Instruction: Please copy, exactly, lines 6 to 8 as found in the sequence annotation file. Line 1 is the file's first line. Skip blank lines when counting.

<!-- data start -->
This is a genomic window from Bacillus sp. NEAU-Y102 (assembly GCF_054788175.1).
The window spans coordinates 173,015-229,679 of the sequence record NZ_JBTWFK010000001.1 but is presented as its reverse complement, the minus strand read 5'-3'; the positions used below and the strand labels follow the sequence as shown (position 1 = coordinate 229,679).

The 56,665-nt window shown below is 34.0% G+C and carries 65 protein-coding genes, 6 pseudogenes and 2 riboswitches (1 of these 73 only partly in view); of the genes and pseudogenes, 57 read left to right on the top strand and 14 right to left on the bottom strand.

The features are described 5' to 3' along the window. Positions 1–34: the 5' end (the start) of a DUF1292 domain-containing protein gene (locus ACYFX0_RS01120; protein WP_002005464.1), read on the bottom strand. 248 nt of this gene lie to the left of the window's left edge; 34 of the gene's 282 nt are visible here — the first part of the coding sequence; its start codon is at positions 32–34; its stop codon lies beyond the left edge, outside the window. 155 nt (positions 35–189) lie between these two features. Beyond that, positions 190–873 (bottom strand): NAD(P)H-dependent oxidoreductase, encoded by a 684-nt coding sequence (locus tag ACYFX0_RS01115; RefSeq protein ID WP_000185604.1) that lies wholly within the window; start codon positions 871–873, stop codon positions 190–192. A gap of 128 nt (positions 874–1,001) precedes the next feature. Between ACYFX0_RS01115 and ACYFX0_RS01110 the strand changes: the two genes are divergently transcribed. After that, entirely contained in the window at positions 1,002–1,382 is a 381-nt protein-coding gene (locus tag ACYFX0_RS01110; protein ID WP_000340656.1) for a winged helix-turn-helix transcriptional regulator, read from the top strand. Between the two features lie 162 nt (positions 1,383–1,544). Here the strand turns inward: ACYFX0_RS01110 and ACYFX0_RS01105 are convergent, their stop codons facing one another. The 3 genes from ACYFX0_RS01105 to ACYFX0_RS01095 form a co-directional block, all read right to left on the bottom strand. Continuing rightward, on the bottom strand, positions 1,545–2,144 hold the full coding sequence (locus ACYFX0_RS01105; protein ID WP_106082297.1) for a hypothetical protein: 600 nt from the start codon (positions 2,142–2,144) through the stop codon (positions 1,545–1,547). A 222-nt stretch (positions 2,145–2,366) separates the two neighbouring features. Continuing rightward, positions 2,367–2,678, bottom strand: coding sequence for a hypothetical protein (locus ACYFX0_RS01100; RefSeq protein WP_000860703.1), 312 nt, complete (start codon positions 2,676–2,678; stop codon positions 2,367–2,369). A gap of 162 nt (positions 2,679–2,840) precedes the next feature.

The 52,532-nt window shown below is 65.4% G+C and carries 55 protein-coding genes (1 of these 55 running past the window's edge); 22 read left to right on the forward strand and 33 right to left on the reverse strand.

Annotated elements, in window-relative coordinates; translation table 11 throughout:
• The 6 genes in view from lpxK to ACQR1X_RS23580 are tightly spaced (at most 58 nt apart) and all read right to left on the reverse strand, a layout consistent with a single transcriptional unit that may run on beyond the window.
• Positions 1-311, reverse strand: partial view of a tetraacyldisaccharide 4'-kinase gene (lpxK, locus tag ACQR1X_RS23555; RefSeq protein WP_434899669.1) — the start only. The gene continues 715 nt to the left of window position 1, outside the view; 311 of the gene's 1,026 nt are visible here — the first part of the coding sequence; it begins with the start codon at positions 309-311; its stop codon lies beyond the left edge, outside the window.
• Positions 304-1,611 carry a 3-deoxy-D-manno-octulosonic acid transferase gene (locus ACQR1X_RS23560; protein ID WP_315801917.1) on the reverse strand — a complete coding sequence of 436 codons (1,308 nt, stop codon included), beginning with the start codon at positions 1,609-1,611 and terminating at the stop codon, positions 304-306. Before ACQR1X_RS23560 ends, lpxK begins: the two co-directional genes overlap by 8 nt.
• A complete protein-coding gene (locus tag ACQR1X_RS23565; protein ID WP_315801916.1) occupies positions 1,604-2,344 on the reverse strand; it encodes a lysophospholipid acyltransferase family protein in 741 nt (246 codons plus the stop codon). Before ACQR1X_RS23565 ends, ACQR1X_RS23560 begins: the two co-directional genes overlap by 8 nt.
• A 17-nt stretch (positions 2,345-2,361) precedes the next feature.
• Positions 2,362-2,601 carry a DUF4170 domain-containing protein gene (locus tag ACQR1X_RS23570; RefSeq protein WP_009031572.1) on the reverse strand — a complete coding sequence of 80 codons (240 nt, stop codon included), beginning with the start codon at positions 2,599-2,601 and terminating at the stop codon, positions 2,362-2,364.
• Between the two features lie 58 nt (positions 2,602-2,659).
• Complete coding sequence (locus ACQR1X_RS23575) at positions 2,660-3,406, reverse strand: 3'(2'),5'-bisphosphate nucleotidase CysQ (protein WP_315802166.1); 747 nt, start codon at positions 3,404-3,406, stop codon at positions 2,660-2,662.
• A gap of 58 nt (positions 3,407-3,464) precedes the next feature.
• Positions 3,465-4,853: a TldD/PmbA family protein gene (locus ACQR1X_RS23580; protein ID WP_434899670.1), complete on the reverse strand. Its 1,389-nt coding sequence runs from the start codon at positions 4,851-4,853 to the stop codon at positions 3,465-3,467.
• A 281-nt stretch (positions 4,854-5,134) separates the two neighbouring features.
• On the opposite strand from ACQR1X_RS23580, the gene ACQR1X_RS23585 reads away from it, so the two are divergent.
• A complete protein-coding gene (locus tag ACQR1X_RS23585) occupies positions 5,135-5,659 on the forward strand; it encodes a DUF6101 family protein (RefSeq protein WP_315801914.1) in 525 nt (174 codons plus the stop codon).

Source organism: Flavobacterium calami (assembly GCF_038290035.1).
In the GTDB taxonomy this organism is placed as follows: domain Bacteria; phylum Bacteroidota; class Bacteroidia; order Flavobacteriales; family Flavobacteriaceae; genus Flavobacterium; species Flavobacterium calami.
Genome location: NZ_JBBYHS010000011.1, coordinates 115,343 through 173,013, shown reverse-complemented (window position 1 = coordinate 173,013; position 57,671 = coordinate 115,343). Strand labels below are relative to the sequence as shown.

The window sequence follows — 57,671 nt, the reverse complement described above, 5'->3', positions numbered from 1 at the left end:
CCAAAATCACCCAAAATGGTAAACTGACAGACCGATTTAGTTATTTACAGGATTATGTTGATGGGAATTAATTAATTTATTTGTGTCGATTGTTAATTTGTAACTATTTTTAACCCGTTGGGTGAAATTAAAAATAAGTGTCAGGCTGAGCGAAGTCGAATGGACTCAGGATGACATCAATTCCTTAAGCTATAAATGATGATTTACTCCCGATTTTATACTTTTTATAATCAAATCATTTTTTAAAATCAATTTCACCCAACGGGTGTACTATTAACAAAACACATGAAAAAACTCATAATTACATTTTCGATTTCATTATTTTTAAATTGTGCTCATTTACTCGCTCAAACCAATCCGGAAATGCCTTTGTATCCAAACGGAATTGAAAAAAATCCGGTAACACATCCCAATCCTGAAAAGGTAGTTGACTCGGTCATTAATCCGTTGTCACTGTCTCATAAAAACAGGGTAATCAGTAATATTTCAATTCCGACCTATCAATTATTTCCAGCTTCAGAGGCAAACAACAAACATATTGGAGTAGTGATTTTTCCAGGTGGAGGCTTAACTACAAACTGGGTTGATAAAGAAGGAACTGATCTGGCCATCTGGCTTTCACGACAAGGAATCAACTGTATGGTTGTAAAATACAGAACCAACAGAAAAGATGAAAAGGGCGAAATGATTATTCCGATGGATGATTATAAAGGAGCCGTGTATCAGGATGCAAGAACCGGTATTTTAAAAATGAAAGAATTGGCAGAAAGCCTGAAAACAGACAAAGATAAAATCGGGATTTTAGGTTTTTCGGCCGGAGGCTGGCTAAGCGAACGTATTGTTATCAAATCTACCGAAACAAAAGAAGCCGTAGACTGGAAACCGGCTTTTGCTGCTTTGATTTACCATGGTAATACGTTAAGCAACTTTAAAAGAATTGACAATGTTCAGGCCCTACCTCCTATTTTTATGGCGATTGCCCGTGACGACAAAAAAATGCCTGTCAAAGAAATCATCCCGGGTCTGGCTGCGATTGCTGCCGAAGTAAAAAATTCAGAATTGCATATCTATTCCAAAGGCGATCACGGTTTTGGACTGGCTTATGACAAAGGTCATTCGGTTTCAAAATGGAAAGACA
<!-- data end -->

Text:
Annotated elements, in window-relative coordinates; translation table 11 throughout:
• The 6 genes in view from lpxK to ACQR1X_RS23580 are tightly spaced (at most 58 nt apart) and all read right to left on the reverse strand, a layout consistent with a single transcriptional unit that may run on beyond the window.
• Positions 1-311, reverse strand: partial view of a tetraacyldisaccharide 4'-kinase gene (lpxK, locus tag ACQR1X_RS23555; RefSeq protein WP_434899669.1) — the start only. The gene continues 715 nt to the left of window position 1, outside the view; 311 of the gene's 1,026 nt are visible here — the first part of the coding sequence; it begins with the start codon at positions 309-311; its stop codon lies beyond the left edge, outside the window.